The View from No 50

 

 

 

 

September 2005

K P Bonney & Co

Chartered Accountants and

Chartered Tax Advisers

50 Cleasby Road  Menston

Ilkley  LS29 6JA

Tel:  01943 870933

Fax:  01943 870925

Email:  keith@kpbonney.co.uk

www.kpbonney.co.uk

 

 


WORK IN PROGRESS

 

Walter is a part time structural engineer.  He works for himself and he has only one client.  Each year he is required to prepare a report for his client on the condition of a bridge.  Walter is a creature of habit.  He always carries out his inspection on 30 June.  On the following day he writes up his report and sends it to his client, along with his invoice for £1,000.

 

As it happens, Walter draws up his own annual accounts to 30 June.

 

What is Walter’s profit for the year ended 30 June 2005?  Is it (a) £1,000 or (b) £1,500 or (c) some other amount?

 

Well if we were talking about the year ended 30 June 2004 the answer would be £1,000.  Those accounts would include the work invoiced in that year i.e. the work of 2003 invoiced on 1 July 2003.  No income would be recognised from the 2004 work on the basis that accounting practice did not require the likes of Walter to place a value on his own unbilled time at his year end.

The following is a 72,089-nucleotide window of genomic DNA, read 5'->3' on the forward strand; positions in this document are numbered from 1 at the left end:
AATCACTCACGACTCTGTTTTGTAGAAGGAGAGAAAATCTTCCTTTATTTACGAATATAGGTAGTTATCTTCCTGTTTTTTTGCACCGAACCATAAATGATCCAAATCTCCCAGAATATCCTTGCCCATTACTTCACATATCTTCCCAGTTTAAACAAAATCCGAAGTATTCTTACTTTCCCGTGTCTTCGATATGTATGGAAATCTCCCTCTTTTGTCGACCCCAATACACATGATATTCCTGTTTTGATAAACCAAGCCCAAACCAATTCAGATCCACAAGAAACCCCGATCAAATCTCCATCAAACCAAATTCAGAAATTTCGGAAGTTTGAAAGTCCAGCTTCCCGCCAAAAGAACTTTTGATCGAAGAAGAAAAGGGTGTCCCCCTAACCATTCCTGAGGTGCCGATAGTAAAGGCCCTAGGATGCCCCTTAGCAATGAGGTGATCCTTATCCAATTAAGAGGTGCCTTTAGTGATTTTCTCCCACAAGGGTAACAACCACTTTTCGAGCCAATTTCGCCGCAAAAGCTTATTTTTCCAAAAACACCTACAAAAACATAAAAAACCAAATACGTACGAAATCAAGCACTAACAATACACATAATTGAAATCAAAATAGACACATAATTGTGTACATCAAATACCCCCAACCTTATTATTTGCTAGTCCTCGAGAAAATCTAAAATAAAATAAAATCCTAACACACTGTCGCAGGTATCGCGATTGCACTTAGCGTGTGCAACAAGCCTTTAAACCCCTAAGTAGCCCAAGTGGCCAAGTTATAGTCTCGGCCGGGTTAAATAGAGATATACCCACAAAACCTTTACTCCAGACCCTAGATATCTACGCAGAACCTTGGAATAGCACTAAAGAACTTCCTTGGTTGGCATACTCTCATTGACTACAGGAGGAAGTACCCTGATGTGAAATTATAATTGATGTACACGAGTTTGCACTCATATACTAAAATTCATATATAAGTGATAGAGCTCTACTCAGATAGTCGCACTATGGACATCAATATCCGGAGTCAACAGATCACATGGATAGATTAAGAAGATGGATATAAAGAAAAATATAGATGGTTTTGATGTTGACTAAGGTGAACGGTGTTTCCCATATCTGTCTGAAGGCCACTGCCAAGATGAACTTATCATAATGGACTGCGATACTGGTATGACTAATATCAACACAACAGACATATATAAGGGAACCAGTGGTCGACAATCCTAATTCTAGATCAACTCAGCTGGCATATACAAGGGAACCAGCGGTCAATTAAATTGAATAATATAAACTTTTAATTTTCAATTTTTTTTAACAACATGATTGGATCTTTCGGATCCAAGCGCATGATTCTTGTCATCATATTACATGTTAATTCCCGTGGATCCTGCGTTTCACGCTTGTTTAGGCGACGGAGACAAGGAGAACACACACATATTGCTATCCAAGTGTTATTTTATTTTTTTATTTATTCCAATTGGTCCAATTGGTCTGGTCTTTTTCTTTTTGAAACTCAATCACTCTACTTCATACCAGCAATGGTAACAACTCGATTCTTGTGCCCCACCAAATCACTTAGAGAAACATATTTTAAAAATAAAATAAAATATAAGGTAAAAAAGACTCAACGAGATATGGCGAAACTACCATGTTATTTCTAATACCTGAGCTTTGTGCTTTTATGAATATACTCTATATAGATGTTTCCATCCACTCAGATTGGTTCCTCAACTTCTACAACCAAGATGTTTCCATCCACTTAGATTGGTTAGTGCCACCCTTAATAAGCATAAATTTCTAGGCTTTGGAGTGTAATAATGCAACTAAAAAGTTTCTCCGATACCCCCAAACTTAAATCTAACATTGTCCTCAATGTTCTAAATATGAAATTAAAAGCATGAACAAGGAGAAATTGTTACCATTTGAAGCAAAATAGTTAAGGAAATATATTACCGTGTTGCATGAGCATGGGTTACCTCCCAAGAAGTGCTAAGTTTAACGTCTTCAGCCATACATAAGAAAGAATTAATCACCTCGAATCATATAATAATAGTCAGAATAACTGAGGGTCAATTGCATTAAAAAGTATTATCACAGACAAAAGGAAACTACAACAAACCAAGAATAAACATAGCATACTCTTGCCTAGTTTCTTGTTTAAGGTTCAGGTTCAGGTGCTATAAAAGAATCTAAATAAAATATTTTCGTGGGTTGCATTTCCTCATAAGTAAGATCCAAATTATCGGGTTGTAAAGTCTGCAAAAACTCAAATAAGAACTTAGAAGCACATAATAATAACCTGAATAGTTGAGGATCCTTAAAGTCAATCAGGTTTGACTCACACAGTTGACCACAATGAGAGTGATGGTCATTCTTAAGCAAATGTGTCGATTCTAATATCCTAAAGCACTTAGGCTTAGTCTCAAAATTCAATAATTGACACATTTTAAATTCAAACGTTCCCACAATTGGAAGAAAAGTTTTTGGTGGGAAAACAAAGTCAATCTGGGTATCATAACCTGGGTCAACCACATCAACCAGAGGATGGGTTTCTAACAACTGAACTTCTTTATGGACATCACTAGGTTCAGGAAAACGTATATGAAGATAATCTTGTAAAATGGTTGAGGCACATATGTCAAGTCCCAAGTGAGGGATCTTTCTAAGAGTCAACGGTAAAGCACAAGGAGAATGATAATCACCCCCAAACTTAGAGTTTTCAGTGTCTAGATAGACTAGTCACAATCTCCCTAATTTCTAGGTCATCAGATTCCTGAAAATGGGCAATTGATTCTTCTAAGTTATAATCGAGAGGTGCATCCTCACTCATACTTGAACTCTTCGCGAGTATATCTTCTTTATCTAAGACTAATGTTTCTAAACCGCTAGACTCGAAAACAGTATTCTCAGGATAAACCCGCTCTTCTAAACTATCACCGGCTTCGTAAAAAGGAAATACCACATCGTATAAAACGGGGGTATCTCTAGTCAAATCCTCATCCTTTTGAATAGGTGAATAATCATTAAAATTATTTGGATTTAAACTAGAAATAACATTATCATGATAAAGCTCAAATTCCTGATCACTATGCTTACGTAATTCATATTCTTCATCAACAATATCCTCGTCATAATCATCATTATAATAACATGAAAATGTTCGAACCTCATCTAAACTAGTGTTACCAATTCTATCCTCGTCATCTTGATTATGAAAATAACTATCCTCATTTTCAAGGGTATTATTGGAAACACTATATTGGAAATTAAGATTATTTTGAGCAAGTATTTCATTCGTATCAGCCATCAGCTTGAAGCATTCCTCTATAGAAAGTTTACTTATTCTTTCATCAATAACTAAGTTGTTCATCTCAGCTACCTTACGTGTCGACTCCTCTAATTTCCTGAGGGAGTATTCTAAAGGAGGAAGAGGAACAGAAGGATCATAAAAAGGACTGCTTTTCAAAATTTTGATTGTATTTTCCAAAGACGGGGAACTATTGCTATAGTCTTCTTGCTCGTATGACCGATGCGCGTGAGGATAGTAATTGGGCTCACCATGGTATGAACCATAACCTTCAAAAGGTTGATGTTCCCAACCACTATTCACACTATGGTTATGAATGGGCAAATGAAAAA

But is it right that no value should be placed on the incomplete work at 30 June?  Would the accounts give a more meaningful representation of Walter’s circumstances if some value were placed on the incomplete work at June 2005?

 

This is a debate which has rumbled on in the accountancy profession in recent years.  The top accountancy brains have decided that the value of unbilled work like that described here should be recognised as income.

 

The decision is controversial.  A good many eminent accountants disagree with it.

 

The decision has a serious consequence for the likes of Walter.

 

The profit shown in Walter’s 2005 accounts will be £1,000 (being the work billed in 2004) plus the value of the incomplete work at 30 June 2005.

 

What is the value of the incomplete work at 30 June 2005?  You could argue it has no value at all.  What would the client be willing to pay at 30 June for the work in its then condition?  The answer is nothing because what he has ordered is a report and Walter has not even begun to write it.